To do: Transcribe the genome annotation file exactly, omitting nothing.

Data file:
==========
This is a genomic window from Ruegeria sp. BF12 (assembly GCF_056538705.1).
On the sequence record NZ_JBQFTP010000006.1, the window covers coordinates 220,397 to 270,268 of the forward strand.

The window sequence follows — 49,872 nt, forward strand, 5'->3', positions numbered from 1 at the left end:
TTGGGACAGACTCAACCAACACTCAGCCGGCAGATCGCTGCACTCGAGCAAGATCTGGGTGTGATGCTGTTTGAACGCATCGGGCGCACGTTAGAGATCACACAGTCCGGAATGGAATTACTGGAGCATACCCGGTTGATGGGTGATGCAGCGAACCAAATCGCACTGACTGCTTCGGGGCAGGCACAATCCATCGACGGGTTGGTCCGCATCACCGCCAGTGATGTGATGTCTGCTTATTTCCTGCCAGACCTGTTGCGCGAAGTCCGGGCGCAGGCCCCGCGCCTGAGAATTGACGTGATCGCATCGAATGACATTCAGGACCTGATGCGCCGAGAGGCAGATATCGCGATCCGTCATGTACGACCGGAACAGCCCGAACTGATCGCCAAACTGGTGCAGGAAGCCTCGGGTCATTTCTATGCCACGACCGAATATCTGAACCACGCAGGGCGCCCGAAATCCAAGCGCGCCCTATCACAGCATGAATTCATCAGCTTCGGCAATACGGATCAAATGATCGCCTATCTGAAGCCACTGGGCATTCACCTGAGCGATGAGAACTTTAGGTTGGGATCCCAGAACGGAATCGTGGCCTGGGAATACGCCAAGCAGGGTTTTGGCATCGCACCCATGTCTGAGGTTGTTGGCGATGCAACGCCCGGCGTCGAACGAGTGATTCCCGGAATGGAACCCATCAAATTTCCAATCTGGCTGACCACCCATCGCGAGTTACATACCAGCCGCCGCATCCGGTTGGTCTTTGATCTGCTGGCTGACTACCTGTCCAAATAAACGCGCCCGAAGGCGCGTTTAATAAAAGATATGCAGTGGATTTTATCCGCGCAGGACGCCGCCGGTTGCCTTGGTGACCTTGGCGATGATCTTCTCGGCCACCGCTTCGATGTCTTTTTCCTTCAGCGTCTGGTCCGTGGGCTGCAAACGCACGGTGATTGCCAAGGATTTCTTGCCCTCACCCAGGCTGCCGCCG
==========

This is a genomic window from Ruegeria sp. BF12 (assembly GCF_056538705.1).
On the sequence record NZ_JBQFTP010000006.1, the window covers coordinates 220,397 to 270,268 of the forward strand.

The window sequence follows — 49,872 nt, forward strand, 5'->3', positions numbered from 1 at the left end:
TTGGGACAGACTCAACCAACACTCAGCCGGCAGATCGCTGCACTCGAGCAAGATCTGGGTGTGATGCTGTTTGAACGCATCGGGCGCACGTTAGAGATCACACAGTCCGGAATGGAATTACTGGAGCATACCCGGTTGATGGGTGATGCAGCGAACCAAATCGCACTGACTGCTTCGGGGCAGGCACAATCCATCGACGGGTTGGTCCGCATCACCGCCAGTGATGTGATGTCTGCTTATTTCCTGCCAGACCTGTTGCGCGAAGTCCGGGCGCAGGCCCCGCGCCTGAGAATTGACGTGATCGCATCGAATGACATTCAGGACCTGATGCGCCGAGAGGCAGATATCGCGATCCGTCATGTACGACCGGAACAGCCCGAACTGATCGCCAAACTGGTGCAGGAAGCCTCGGGTCATTTCTATGCCACGACCGAATATCTGAACCACGCAGGGCGCCCGAAATCCAAGCGCGCCCTATCACAGCATGAATTCATCAGCTTCGGCAATACGGATCAAATGATCGCCTATCTGAAGCCACTGGGCATTCACCTGAGCGATGAGAACTTTAGGTTGGGATCCCAGAACGGAATCGTGGCCTGGGAATACGCCAAGCAGGGTTTTGGCATCGCACCCATGTCTGAGGTTGTTGGCGATGCAACGCCCGGCGTCGAACGAGTGATTCCCGGAATGGAACCCATCAAATTTCCAATCTGGCTGACCACCCATCGCGAGTTACATACCAGCCGCCGCATCCGGTTGGTCTTTGATCTGCTGGCTGACTACCTGTCCAAATAAACGCGCCCGAAGGCGCGTTTAATAAAAGATATGCAGTGGATTTTATCCGCGCAGGACGCCGCCGGTTGCCTTGGTGACCTTGGCGATGATCTTCTCGGCCACCGCTTCGATGTCTTTTTCCTTCAGCGTCTGGTCCGTGGGCTGCAAACGCACGGTGATTGCCAAGGATTTCTTGCCCTCACCCAGGCTGCCGCCG